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Face(book)less self

Facebook has become such a big part of my life. One of the first things I do when I wake up in the morning, and one of the last things I do before I go to sleep in check my Facebook Newsfeed. While some people may view this as obsessive, there are plenty of other people that are more obsessed than I am. For my Introduction to Writing Arts class, one of the assignments was to stop using Facebook for a week.  I never thought I would be able to go a day, let alone a whole week, without Facebook. To my surprise, within two days of not using it, I didn’t miss it

Facebook logo

Facebook logo (Photo credit: Wikipedia)

However, I have found that the amount of time I spend on other social media sites, such as Twitter and Instagram, has increased. One would think that with all the extra time I have from not scrolling mindlessly through my newsfeed would make me more productive and I would use this extra time for things that really matters, like homework, but that’s not the case. I also have found that the amount of text messages and phone calls that I make during the day has also increased. This is because one of my main sources of communication has been taken away. Instead of sending that quick Facebook message, I now have to call or text the person that I want to get in touch with. This has brought up a big problem for me. I am extremely close with my family. Of course this week, my parents are in the lovely island of Jamaica…without me. With no desire to pay International calling fees, my parents told me to contact them through Facebook if I needed anything. Well, as of Thursday, that plan went out the window. I wonder what my parents are thinking… “We go away for one vacation without her and she won’t talk to us,” “She must be having so much fun without us nagging her every two seconds.” Well, Mom and Dad, if you’re reading this, I promise that I miss you guys, I’m just not allowed to use the only communication device we have for the next week, SORRY! BTW, I can’t see all the wonderful beach pictures you are posting, so I’m not jealous of your vacation…yet…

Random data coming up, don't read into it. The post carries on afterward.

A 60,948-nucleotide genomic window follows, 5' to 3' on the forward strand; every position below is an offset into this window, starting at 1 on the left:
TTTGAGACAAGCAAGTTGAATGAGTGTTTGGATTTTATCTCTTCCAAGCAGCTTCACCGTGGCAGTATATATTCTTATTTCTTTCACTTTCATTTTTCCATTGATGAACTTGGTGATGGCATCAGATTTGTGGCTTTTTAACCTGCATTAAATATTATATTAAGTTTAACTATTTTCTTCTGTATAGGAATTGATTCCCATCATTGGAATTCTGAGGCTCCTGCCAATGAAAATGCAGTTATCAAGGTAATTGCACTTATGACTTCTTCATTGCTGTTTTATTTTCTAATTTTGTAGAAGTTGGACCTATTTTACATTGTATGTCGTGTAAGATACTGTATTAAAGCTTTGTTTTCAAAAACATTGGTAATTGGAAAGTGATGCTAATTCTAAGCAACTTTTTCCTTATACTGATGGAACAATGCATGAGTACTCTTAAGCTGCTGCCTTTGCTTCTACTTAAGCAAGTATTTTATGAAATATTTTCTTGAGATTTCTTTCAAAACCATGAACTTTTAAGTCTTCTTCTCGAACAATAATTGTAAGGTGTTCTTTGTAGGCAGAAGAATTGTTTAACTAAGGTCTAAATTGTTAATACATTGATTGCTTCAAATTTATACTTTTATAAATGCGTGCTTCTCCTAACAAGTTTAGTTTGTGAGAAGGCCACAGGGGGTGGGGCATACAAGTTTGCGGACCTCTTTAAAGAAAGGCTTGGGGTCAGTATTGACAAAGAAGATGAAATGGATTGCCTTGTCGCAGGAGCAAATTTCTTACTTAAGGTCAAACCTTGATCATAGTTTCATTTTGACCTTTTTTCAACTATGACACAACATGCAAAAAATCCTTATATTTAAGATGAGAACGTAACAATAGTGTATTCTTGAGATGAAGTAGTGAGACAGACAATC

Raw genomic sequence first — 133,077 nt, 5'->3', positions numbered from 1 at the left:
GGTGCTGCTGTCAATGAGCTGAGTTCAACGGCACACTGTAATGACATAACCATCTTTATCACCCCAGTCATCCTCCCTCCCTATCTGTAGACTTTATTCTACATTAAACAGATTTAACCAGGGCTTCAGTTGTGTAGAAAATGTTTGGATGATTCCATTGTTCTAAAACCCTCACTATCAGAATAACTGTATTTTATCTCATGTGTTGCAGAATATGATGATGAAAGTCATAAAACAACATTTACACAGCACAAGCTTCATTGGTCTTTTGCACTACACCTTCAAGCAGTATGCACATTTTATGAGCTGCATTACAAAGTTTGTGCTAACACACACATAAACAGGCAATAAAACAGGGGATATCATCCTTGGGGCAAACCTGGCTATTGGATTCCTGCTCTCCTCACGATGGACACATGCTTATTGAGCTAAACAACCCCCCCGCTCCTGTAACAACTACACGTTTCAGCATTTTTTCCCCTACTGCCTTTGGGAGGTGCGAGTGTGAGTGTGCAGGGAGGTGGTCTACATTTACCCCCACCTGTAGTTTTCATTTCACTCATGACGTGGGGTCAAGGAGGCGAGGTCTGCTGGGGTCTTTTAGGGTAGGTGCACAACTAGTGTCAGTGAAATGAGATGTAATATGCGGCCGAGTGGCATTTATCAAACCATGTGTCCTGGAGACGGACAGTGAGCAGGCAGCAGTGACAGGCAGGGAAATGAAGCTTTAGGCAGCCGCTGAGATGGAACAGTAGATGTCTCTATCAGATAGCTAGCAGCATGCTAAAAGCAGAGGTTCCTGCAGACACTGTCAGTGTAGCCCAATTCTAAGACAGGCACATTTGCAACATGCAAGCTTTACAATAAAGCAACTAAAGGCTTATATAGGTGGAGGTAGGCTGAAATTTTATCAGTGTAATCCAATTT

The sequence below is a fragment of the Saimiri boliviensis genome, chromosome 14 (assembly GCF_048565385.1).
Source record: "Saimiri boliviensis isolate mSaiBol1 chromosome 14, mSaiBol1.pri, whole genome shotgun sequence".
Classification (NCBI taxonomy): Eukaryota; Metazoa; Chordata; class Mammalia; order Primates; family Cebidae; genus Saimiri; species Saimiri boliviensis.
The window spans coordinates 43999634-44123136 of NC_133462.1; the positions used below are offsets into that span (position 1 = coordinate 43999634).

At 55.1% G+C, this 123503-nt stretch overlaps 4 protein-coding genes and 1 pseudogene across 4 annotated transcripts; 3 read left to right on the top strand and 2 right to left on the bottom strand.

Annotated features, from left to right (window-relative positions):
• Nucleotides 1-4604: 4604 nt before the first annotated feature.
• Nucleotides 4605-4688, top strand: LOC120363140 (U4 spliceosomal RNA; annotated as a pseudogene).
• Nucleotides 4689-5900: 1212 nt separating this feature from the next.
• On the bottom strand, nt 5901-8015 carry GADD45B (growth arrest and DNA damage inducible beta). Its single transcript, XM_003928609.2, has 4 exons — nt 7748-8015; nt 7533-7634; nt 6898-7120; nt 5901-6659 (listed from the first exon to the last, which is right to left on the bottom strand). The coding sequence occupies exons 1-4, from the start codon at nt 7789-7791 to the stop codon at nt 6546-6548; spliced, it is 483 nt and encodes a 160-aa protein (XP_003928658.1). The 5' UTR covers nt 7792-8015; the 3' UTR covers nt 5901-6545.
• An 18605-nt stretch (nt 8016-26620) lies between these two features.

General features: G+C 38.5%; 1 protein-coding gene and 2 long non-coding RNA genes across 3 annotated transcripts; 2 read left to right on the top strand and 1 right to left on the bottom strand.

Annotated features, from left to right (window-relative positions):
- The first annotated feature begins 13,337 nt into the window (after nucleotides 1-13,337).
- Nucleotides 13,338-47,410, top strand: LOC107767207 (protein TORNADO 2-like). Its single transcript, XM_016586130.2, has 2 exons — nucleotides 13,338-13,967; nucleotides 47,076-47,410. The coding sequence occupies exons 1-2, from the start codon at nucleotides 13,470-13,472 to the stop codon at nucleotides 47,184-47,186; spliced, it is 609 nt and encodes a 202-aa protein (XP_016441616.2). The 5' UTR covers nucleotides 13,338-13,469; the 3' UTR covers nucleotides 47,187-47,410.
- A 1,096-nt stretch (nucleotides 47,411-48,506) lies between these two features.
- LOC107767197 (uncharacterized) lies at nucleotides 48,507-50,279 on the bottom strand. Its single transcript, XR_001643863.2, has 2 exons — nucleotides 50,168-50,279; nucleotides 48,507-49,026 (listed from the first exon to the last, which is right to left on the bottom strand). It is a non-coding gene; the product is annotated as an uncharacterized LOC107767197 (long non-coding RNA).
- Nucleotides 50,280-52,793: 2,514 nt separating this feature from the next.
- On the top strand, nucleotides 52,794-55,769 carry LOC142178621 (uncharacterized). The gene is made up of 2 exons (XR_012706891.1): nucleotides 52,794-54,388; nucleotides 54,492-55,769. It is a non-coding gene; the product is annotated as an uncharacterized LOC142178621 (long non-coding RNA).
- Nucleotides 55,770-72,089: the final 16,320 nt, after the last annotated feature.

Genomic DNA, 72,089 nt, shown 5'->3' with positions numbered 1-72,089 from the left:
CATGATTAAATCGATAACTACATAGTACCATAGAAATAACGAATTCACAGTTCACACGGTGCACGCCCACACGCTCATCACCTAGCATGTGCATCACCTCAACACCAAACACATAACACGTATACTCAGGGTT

One of the most interesting things that I have gotten out of this experiment is to see my family, friends, and peers reactions. I decided to take this a step further and completely deactivate my account for the week. While I got countless phone calls and text messages asking whether my boyfriend and I broke up (our names are no longer linked, since I deactivated the account), or why I haven’t answered the group chat with my friends, I realized that the picture that had once been attached to my name on all of my friends walls from comments, pictures, posts, etc, is now gone. I am, in fact, Face(book) less. I do not have a Facebook for the next 3 days, but even more, I no longer have a face on that social media site. This should be an important aspect for this blog on permanence to address. Sure, all my information, pictures, and videos are still out there on the internet, but when I deactivate my Facebook, what happens to those things? Where do they go? I know that it is possible to reactive my Facebook by just signing into the site, and suddenly all my things are back. But where do they go when my account is deactivated? It’s kind of a strange thing to think about, but for now, I’m happy with my week without Facebook. Maybe my obsession with checking my newsfeed every 2 minutes will diminish after this week is over. But then again, I’m a college student who looks for anything to use as a form of procrastination…so probably not.

This is a video of a guy that stopped using Facebook for a week, too! A Week Without Facebook

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What’s Up with Etiquette Online These Days?

With all the new forms of communication available to us today, there are so many different opinions on what the appropriate etiquette is when using them.  In a post on the blog Gigaom called “The Future of Online Etiquette is Already Here-It’s Just Unevenly Distributed” written by Matthew Ingram he says, “As anyone who has missed an important email knows by now, modern communications etiquette is a minefield of unspoken expectations and potential anxiety-inducing behavior.”  This quote perfectly sums up the issues with modern etiquette these days.  We are so unsure of the ways in which to behave online because it is not written out in a rule book.  We are left to guess what the expectations are, which can lead to people being stressed out about what to do, and then writing something online that they regret.  Part of the problem is that “we have more competing forms of communication available to us than ever before-and not only are different people at different stages in their evolution from one to the other, but people also use then for very different purposes.”